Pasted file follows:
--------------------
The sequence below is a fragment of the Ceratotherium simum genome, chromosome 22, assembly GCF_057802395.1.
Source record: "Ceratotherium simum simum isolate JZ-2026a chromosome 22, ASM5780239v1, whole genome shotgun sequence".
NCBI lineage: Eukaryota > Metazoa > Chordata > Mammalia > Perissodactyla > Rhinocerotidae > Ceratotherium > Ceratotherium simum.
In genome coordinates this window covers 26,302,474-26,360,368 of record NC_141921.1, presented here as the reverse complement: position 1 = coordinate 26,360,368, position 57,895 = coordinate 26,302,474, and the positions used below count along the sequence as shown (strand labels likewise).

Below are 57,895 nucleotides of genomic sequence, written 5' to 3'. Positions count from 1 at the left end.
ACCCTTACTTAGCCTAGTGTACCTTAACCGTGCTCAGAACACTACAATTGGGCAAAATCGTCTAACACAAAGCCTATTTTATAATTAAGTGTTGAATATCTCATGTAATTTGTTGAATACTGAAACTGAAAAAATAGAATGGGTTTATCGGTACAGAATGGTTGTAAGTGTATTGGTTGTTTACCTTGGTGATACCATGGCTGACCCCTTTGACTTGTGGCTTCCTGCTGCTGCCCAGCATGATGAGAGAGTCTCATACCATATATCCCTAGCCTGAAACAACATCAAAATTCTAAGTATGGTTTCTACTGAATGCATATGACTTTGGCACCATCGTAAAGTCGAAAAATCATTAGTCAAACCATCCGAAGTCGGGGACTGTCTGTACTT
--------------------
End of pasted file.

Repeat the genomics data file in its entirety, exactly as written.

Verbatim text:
The sequence below is a fragment of the Ceratotherium simum genome, chromosome 22, assembly GCF_057802395.1.
Source record: "Ceratotherium simum simum isolate JZ-2026a chromosome 22, ASM5780239v1, whole genome shotgun sequence".
NCBI lineage: Eukaryota > Metazoa > Chordata > Mammalia > Perissodactyla > Rhinocerotidae > Ceratotherium > Ceratotherium simum.
In genome coordinates this window covers 26,302,474-26,360,368 of record NC_141921.1, presented here as the reverse complement: position 1 = coordinate 26,360,368, position 57,895 = coordinate 26,302,474, and the positions used below count along the sequence as shown (strand labels likewise).

Below are 57,895 nucleotides of genomic sequence, written 5' to 3'. Positions count from 1 at the left end.
ACCCTTACTTAGCCTAGTGTACCTTAACCGTGCTCAGAACACTACAATTGGGCAAAATCGTCTAACACAAAGCCTATTTTATAATTAAGTGTTGAATATCTCATGTAATTTGTTGAATACTGAAACTGAAAAAATAGAATGGGTTTATCGGTACAGAATGGTTGTAAGTGTATTGGTTGTTTACCTTGGTGATACCATGGCTGACCCCTTTGACTTGTGGCTTCCTGCTGCTGCCCAGCATGATGAGAGAGTCTCATACCATATATCCCTAGCCTGAAACAACATCAAAATTCTAAGTATGGTTTCTACTGAATGCATATGACTTTGGCACCATCGTAAAGTCGAAAAATCATTAGTCAAACCATCCGAAGTCGGGGACTGTCTGTACTT